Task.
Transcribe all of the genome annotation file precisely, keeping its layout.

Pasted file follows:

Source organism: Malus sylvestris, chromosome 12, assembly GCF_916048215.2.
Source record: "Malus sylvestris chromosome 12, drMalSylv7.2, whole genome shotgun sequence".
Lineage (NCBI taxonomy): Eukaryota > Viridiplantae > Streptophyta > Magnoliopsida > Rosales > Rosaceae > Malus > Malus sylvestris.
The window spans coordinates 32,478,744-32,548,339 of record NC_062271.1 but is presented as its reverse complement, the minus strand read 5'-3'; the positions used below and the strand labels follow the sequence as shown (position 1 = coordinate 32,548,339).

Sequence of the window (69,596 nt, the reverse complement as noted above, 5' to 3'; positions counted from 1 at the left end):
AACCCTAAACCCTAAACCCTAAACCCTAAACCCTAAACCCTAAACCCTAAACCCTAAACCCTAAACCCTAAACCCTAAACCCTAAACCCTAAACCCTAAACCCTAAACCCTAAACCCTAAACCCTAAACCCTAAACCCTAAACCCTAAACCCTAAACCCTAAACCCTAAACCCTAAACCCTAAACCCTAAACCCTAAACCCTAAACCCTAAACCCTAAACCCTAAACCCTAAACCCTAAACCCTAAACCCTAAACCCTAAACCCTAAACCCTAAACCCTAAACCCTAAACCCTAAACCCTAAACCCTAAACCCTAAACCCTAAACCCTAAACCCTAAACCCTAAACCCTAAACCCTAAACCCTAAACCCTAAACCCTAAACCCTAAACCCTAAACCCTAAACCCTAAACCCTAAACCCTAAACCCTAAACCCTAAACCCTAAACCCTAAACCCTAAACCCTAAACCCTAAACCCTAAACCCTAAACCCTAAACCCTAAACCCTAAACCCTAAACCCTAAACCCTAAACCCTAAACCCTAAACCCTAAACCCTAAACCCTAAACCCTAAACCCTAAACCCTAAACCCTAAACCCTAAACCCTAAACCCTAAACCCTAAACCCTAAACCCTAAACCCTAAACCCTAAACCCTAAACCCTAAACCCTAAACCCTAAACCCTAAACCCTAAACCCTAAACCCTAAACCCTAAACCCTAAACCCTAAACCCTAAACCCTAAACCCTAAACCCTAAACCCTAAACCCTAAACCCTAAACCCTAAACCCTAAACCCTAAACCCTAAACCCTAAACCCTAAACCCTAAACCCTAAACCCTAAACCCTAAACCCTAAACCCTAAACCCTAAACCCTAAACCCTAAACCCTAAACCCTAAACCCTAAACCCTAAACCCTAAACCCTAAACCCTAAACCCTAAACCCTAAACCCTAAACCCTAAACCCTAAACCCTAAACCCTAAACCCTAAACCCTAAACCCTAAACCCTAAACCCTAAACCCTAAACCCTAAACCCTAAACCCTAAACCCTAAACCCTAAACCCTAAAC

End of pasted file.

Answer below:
Source organism: Malus sylvestris, chromosome 12, assembly GCF_916048215.2.
Source record: "Malus sylvestris chromosome 12, drMalSylv7.2, whole genome shotgun sequence".
Lineage (NCBI taxonomy): Eukaryota > Viridiplantae > Streptophyta > Magnoliopsida > Rosales > Rosaceae > Malus > Malus sylvestris.
The window spans coordinates 32,478,744-32,548,339 of record NC_062271.1 but is presented as its reverse complement, the minus strand read 5'-3'; the positions used below and the strand labels follow the sequence as shown (position 1 = coordinate 32,548,339).

Sequence of the window (69,596 nt, the reverse complement as noted above, 5' to 3'; positions counted from 1 at the left end):
AACCCTAAACCCTAAACCCTAAACCCTAAACCCTAAACCCTAAACCCTAAACCCTAAACCCTAAACCCTAAACCCTAAACCCTAAACCCTAAACCCTAAACCCTAAACCCTAAACCCTAAACCCTAAACCCTAAACCCTAAACCCTAAACCCTAAACCCTAAACCCTAAACCCTAAACCCTAAACCCTAAACCCTAAACCCTAAACCCTAAACCCTAAACCCTAAACCCTAAACCCTAAACCCTAAACCCTAAACCCTAAACCCTAAACCCTAAACCCTAAACCCTAAACCCTAAACCCTAAACCCTAAACCCTAAACCCTAAACCCTAAACCCTAAACCCTAAACCCTAAACCCTAAACCCTAAACCCTAAACCCTAAACCCTAAACCCTAAACCCTAAACCCTAAACCCTAAACCCTAAACCCTAAACCCTAAACCCTAAACCCTAAACCCTAAACCCTAAACCCTAAACCCTAAACCCTAAACCCTAAACCCTAAACCCTAAACCCTAAACCCTAAACCCTAAACCCTAAACCCTAAACCCTAAACCCTAAACCCTAAACCCTAAACCCTAAACCCTAAACCCTAAACCCTAAACCCTAAACCCTAAACCCTAAACCCTAAACCCTAAACCCTAAACCCTAAACCCTAAACCCTAAACCCTAAACCCTAAACCCTAAACCCTAAACCCTAAACCCTAAACCCTAAACCCTAAACCCTAAACCCTAAACCCTAAACCCTAAACCCTAAACCCTAAACCCTAAACCCTAAACCCTAAACCCTAAACCCTAAACCCTAAACCCTAAACCCTAAACCCTAAACCCTAAACCCTAAACCCTAAACCCTAAACCCTAAACCCTAAACCCTAAACCCTAAACCCTAAACCCTAAACCCTAAACCCTAAACCCTAAACCCTAAACCCTAAACCCTAAACCCTAAACCCTAAACCCTAAACCCTAAACCCTAAACCCTAAACCCTAAACCCTAAACCCTAAACCCTAAACCCTAAACCCTAAACCCTAAACCCTAAACCCTAAACCCTAAACCCTAAACCCTAAAC